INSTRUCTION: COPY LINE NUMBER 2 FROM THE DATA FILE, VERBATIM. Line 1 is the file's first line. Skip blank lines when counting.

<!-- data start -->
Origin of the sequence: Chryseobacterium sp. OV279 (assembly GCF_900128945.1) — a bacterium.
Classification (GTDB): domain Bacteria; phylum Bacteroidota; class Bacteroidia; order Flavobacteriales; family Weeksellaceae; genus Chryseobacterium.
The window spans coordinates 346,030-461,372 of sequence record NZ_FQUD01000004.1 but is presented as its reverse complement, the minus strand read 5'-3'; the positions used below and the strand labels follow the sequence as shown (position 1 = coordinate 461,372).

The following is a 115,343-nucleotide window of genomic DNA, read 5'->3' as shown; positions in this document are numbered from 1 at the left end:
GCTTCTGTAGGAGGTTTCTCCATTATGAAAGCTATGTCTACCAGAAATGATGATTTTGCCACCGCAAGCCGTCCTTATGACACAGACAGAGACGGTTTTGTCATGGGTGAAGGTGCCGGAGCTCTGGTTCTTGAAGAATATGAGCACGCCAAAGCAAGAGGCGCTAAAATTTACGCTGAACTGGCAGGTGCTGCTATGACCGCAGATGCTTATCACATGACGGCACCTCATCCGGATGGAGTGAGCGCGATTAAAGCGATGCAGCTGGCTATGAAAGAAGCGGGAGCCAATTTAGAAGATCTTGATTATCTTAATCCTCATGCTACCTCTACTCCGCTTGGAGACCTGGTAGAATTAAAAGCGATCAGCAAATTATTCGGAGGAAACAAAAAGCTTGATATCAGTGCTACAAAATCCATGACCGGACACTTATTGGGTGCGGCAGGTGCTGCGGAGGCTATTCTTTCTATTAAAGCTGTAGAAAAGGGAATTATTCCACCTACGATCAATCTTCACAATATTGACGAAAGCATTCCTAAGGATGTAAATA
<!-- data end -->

Classification (GTDB): domain Bacteria; phylum Bacteroidota; class Bacteroidia; order Flavobacteriales; family Weeksellaceae; genus Chryseobacterium.